by Gary Rue
As one of the trail defenders, it is important not to get caught “square” to play;
that is, your shoulders, hips and feet are parallel with the goal lines. For instance,
say you are moving up field away from your defended goal and you see your
opponent starting to kick the ball towards your defended goal. You should
immediately stop your forward movement and turn sideways to play. It may also
be wise to start reversing your direction, moving back towards your goal line.
Since the leg swing of your opponent is a clue that the ball MAY be played over
your head into the space behind you, being in proper form and movement
BEFORE the kick is made may be the difference between a defensive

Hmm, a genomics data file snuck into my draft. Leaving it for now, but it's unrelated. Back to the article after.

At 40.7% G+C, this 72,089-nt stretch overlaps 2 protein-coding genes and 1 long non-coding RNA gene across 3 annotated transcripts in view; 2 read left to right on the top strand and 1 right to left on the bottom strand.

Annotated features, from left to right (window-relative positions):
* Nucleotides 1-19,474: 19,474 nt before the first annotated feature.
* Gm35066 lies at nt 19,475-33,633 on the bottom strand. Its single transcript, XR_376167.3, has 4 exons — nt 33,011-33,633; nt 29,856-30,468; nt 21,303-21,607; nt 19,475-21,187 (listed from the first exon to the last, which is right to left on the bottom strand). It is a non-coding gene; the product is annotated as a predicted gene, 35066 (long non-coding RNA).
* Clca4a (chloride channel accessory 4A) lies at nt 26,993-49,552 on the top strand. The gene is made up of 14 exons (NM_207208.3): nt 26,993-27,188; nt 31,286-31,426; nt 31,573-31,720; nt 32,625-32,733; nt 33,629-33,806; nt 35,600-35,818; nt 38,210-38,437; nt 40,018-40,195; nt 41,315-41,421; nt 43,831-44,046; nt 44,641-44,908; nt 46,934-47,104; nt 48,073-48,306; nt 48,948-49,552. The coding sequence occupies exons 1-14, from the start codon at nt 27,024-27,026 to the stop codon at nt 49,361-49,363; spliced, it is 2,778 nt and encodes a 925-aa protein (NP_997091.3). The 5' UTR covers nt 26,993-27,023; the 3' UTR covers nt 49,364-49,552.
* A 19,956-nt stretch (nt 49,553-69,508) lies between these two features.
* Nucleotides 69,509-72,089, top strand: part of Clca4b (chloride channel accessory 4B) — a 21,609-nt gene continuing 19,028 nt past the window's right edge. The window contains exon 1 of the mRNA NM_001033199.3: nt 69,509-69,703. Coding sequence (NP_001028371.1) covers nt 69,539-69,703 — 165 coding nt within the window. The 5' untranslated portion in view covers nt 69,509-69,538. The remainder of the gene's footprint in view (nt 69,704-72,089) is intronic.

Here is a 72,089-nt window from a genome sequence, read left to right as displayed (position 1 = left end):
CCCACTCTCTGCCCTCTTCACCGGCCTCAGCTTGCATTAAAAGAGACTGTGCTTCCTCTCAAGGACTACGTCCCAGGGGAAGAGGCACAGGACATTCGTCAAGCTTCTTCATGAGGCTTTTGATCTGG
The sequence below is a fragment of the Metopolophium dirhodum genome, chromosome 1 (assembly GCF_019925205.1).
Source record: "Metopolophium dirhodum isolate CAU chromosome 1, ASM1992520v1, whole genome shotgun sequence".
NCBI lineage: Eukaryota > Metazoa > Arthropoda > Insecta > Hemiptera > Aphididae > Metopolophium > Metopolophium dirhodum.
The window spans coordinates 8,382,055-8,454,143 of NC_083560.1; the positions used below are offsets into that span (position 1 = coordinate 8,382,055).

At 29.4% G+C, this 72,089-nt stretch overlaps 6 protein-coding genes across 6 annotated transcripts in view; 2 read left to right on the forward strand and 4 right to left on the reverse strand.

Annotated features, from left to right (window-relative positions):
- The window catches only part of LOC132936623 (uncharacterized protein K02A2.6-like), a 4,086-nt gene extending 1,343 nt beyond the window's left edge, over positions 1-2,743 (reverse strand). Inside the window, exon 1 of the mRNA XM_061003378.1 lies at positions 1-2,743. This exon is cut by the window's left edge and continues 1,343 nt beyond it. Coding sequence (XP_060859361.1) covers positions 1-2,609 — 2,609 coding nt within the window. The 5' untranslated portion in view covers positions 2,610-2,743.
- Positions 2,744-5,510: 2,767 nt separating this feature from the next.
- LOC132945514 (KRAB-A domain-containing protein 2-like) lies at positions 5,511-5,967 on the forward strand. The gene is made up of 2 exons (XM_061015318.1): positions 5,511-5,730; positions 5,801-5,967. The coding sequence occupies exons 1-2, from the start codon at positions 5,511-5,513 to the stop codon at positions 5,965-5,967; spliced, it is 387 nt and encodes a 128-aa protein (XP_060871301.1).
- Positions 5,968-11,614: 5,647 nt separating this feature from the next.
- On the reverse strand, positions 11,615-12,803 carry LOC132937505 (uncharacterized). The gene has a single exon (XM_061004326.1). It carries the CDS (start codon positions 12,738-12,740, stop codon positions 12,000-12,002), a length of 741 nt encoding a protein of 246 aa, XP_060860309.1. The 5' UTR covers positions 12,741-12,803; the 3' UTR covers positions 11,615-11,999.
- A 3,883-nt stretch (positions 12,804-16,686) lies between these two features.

interception or clear and a breakaway opportunity for the opponents.
Since the forwards on the other team are already facing your goal line and
probably already in motion, you must use every advantage you can to get to the
The time it takes to turn and run back, out of a square position, is way too long to
keep pace with a opponent that is already moving in that direction. The trick is to
get sideways before the moment of truth. This way the defender can see the field
(and the ball), move forward or backward easier than when facing one way and
having to move in the opposite direction.
A simple exercise to reinforce this would be to have the GK play a long ball out
towards the midfield. Several defenders on the 18 will move out towards ball (as
if they were the backs moving up field). The attacker is to play the ball back
towards the goalkeeper. It is up to the closing defenders to read the play,
adjusting their body position prior to when the return kick is made.
Of course, forward attackers can be added to enrich the situation with off-side,
picking up of marks, etc.
Again, the body position of the defender is of absolute importance if the quickest
change of direction is to be made.
by Gary Rue